Operating Systems Implementation
COMP3300/COMP6330 Operating Systems Implementation will not be running in Semester 2, 2021. Please contact CECS Student Services for enrolment and degree program enquiries.
Without operating systems, today’s computers would be nothing more than ugly expensive paperweights. Operating systems are programs that act as intermediaries between user programs and the physical hardware of the computer. First, they provide a layer which simplifies and standardizes the operation of the computer system. Second, they act as resource managers controlling the resources of the computer system. These resources include the following: CPU, memory, keyboards, screens, printers, storage devices, etc, or even more abstract resources such as: file systems, windows, processes, etc. The purpose of a good operating system is to provide these services in a reliable, convenient and efficient manner. The Operating System is a non-trivial program and quickly descends into the tar-pit of complexity.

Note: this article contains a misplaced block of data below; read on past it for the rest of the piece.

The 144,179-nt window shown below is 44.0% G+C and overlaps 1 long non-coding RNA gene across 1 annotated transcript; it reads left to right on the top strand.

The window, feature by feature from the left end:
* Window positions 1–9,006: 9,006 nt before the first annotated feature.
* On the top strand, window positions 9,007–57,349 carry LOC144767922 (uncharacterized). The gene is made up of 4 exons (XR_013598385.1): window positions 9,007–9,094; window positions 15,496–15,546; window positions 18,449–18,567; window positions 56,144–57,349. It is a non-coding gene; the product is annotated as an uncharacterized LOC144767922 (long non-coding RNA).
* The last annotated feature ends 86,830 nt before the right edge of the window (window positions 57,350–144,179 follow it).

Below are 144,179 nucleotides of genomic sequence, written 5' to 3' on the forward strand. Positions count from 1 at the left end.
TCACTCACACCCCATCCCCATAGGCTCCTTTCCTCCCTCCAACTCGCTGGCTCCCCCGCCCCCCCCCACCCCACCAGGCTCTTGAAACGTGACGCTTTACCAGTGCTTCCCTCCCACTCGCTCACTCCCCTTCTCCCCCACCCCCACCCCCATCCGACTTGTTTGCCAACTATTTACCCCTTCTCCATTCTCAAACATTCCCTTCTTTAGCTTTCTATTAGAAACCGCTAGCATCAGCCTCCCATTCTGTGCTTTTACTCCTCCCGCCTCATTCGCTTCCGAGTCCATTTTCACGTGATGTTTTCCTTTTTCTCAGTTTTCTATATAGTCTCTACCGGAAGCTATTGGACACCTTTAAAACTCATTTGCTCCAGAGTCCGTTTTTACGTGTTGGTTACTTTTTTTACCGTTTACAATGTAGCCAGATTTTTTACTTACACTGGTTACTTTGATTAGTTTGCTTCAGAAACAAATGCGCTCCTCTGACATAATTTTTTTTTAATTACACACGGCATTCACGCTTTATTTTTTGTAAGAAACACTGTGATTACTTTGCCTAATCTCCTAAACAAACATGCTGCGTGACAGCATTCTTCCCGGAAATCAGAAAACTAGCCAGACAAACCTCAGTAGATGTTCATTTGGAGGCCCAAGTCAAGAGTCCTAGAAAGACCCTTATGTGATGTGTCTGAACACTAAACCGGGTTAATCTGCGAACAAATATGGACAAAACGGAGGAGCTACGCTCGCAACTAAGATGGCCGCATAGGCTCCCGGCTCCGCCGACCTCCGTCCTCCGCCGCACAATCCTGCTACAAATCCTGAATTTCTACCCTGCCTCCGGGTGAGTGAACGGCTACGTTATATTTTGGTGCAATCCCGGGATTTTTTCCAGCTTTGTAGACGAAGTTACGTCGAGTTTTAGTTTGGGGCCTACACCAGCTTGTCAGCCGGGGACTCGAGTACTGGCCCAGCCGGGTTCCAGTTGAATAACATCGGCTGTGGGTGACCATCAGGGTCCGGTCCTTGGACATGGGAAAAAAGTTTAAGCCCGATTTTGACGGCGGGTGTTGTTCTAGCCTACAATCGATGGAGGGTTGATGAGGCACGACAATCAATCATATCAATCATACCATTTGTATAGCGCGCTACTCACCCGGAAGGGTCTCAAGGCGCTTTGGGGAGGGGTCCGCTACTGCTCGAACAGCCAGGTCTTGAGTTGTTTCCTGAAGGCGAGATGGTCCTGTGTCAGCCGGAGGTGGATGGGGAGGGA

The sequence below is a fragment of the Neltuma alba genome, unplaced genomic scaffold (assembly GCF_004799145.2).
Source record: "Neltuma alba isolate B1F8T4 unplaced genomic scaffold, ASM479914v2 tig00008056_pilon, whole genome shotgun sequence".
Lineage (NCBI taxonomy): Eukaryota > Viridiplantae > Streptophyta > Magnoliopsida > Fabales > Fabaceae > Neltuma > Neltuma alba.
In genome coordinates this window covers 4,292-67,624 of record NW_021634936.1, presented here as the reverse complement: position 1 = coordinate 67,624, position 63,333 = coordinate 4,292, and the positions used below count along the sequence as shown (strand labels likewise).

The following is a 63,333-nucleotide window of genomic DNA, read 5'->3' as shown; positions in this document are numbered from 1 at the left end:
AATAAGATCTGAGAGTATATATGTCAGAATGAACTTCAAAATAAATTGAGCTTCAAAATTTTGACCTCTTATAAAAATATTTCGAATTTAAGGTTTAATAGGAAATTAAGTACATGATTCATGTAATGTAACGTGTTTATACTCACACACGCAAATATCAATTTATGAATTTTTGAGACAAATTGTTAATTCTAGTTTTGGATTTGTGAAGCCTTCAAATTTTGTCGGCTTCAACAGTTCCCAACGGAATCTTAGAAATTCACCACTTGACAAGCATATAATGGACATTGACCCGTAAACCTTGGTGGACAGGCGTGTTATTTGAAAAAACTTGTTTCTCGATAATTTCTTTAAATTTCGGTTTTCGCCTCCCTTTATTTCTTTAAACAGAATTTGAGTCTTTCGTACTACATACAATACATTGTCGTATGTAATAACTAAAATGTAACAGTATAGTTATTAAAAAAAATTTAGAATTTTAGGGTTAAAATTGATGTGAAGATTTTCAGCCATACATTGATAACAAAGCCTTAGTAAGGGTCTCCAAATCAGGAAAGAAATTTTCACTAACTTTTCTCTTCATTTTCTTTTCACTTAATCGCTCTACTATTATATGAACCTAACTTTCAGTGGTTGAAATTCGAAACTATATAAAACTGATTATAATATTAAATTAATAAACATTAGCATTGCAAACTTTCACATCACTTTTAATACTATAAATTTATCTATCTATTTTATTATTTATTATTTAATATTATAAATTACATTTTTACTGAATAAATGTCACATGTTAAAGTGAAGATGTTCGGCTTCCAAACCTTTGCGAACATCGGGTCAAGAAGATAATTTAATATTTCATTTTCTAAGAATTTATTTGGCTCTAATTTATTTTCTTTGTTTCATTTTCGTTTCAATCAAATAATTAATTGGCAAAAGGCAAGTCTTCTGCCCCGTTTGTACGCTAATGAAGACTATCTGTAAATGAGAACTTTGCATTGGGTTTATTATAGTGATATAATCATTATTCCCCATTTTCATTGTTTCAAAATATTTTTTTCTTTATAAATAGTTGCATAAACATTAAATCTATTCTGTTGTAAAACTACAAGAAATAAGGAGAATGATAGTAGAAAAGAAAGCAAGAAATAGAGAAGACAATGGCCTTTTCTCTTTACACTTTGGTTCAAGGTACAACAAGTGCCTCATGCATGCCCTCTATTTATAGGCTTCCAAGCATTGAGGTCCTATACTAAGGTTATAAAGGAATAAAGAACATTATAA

This unit takes a detailed look at the services provided by, and the internals of, an existing operating system to see how each part is constructed and integrated into the whole.
The lectures will also address recent literature describing advances in operating systems.
The following topics are addressed: system programming and its facilities (including I/O, signals, job control, interprocess communication, sockets, transport layers, remote operations), system calls and their relation to the system libraries, process management and coordination, implementation of message passing, memory management, interrupt handling, real-time clocks, device-independent input/output, serial-line drivers, network communication, disk drivers, deadlock avoidance, scheduling paradigms, file systems, security.
The text book for this course is Operating Systems: Three Easy Pieces, Arpaci-Dusseau 2014.
Entering students should have:
- a basic understanding of computer system structures, operating systems, networks and concurrency (as covered in COMP2300, COMP2310);
- some experience with imperative programming in a language such as Java, C, C++, Python, etc. (We will use C in the course however I will spend some time teaching this as most people no longer have a background in it.);
- some experience using UNIX systems; and
- basic maths skills.